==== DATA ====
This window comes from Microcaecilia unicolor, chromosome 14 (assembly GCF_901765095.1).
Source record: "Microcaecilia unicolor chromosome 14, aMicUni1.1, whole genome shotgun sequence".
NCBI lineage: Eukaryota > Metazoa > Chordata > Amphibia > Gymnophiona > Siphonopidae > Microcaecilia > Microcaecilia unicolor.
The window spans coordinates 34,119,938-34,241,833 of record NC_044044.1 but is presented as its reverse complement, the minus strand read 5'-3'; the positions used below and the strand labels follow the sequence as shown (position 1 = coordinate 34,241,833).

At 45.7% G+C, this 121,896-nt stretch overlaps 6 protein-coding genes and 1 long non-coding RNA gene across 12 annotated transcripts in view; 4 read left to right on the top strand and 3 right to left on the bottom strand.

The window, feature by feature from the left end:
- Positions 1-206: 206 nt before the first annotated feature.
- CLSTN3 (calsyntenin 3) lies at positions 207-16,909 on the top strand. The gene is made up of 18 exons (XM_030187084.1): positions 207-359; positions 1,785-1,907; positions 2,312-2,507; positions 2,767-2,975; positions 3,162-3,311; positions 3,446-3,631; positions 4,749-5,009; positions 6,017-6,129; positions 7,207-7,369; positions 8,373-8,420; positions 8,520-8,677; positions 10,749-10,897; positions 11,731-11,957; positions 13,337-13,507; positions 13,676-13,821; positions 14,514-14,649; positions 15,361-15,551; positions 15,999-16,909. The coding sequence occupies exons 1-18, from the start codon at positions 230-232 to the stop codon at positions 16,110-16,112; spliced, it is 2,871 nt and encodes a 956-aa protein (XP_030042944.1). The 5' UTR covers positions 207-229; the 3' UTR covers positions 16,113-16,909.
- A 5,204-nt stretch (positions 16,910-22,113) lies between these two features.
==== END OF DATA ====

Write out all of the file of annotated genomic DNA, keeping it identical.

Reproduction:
This window comes from Microcaecilia unicolor, chromosome 14 (assembly GCF_901765095.1).
Source record: "Microcaecilia unicolor chromosome 14, aMicUni1.1, whole genome shotgun sequence".
NCBI lineage: Eukaryota > Metazoa > Chordata > Amphibia > Gymnophiona > Siphonopidae > Microcaecilia > Microcaecilia unicolor.
The window spans coordinates 34,119,938-34,241,833 of record NC_044044.1 but is presented as its reverse complement, the minus strand read 5'-3'; the positions used below and the strand labels follow the sequence as shown (position 1 = coordinate 34,241,833).

At 45.7% G+C, this 121,896-nt stretch overlaps 6 protein-coding genes and 1 long non-coding RNA gene across 12 annotated transcripts in view; 4 read left to right on the top strand and 3 right to left on the bottom strand.

The window, feature by feature from the left end:
- Positions 1-206: 206 nt before the first annotated feature.
- CLSTN3 (calsyntenin 3) lies at positions 207-16,909 on the top strand. The gene is made up of 18 exons (XM_030187084.1): positions 207-359; positions 1,785-1,907; positions 2,312-2,507; positions 2,767-2,975; positions 3,162-3,311; positions 3,446-3,631; positions 4,749-5,009; positions 6,017-6,129; positions 7,207-7,369; positions 8,373-8,420; positions 8,520-8,677; positions 10,749-10,897; positions 11,731-11,957; positions 13,337-13,507; positions 13,676-13,821; positions 14,514-14,649; positions 15,361-15,551; positions 15,999-16,909. The coding sequence occupies exons 1-18, from the start codon at positions 230-232 to the stop codon at positions 16,110-16,112; spliced, it is 2,871 nt and encodes a 956-aa protein (XP_030042944.1). The 5' UTR covers positions 207-229; the 3' UTR covers positions 16,113-16,909.
- A 5,204-nt stretch (positions 16,910-22,113) lies between these two features.